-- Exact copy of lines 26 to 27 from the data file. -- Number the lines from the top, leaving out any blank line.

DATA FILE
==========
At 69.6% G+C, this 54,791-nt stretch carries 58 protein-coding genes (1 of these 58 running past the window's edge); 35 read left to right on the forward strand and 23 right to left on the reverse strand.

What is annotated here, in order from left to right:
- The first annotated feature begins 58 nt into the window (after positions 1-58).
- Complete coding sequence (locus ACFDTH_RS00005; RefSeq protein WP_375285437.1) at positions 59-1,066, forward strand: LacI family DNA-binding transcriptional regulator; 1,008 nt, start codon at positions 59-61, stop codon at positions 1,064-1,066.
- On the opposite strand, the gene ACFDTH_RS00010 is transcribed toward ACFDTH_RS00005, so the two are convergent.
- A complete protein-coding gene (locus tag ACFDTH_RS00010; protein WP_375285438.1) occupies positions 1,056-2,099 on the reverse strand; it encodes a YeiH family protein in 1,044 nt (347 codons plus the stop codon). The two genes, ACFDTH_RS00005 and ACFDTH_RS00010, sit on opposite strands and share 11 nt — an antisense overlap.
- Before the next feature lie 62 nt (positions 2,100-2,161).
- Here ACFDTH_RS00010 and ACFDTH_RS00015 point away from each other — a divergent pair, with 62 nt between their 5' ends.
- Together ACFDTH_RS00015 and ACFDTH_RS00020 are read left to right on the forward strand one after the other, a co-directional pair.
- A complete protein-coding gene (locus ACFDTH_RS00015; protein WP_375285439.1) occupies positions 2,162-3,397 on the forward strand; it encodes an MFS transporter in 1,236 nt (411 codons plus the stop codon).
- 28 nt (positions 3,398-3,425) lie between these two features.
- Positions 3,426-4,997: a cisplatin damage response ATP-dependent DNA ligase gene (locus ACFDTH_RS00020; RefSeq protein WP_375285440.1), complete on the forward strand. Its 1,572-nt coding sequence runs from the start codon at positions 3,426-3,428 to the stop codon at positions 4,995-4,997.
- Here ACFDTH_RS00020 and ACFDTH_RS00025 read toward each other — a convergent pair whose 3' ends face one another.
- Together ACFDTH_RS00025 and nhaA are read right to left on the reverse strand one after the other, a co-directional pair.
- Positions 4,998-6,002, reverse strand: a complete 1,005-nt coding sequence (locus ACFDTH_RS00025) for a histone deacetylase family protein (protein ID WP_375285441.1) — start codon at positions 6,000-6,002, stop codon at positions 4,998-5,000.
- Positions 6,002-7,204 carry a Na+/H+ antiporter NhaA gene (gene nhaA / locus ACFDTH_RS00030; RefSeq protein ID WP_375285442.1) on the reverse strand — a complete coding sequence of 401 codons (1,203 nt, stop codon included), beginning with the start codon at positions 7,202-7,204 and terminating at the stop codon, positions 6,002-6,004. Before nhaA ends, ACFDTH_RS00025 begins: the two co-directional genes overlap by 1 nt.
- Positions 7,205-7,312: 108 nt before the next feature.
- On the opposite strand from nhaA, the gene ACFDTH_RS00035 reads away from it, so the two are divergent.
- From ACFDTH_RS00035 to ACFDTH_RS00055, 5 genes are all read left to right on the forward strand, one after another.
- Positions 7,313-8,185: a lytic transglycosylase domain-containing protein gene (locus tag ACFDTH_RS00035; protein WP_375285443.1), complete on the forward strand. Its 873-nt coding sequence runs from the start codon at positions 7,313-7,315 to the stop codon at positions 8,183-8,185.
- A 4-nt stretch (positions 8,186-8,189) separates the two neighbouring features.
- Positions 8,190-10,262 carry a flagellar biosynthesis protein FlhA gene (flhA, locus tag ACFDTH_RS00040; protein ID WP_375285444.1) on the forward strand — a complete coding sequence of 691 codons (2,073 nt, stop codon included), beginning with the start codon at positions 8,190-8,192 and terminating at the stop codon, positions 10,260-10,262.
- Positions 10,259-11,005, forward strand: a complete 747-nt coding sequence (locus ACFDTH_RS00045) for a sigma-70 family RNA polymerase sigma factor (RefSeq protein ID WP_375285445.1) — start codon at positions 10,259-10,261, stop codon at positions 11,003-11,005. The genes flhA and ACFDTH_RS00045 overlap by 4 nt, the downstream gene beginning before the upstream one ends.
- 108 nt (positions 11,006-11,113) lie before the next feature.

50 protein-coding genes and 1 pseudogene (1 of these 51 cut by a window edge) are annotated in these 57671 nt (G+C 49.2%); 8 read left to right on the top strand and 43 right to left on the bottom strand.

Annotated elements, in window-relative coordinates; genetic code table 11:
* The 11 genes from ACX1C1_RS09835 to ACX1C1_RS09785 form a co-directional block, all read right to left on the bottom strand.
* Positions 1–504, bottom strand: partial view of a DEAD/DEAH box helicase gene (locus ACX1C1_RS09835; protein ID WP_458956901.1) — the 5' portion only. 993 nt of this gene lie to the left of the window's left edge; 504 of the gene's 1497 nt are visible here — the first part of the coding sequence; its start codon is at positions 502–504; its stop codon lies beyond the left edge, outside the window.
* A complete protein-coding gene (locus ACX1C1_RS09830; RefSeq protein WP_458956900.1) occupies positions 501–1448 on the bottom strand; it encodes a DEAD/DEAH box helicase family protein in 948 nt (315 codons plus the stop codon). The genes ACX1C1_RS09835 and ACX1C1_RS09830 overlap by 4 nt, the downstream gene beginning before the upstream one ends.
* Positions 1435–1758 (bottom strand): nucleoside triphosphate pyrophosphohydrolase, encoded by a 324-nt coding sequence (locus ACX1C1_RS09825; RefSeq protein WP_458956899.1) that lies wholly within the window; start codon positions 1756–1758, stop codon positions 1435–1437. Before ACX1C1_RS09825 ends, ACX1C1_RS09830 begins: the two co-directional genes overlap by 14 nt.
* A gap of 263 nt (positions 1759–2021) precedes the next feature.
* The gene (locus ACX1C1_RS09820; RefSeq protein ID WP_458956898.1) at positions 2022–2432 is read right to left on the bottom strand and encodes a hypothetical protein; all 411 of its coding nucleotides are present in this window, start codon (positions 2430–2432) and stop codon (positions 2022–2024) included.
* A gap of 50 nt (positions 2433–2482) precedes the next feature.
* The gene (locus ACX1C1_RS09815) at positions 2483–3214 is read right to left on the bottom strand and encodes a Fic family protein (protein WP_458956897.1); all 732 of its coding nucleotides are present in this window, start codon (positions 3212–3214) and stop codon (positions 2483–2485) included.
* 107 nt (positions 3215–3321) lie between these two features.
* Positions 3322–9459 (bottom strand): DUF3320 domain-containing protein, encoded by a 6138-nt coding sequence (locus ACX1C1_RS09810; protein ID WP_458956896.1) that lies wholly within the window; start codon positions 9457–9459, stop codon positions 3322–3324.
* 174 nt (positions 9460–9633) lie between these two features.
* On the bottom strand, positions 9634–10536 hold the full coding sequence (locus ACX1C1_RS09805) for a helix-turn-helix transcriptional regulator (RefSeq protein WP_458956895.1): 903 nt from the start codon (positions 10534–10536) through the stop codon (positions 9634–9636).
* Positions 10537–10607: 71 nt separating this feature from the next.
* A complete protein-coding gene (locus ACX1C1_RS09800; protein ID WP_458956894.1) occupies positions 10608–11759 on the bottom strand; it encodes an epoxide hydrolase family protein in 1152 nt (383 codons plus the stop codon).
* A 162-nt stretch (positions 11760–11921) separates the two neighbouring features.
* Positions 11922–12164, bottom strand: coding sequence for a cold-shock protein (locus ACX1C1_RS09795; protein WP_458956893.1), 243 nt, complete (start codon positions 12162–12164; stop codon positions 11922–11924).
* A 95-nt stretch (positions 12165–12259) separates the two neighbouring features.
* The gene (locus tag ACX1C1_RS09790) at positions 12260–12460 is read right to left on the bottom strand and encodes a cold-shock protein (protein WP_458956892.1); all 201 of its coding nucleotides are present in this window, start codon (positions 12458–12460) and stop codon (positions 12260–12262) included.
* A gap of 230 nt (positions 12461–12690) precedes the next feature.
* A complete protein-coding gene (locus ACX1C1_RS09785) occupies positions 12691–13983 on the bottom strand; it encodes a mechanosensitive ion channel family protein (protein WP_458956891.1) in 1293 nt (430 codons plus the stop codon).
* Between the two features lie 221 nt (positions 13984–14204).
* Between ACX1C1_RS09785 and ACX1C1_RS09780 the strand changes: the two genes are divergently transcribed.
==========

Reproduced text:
Annotated elements, in window-relative coordinates; genetic code table 11:
* The 11 genes from ACX1C1_RS09835 to ACX1C1_RS09785 form a co-directional block, all read right to left on the bottom strand.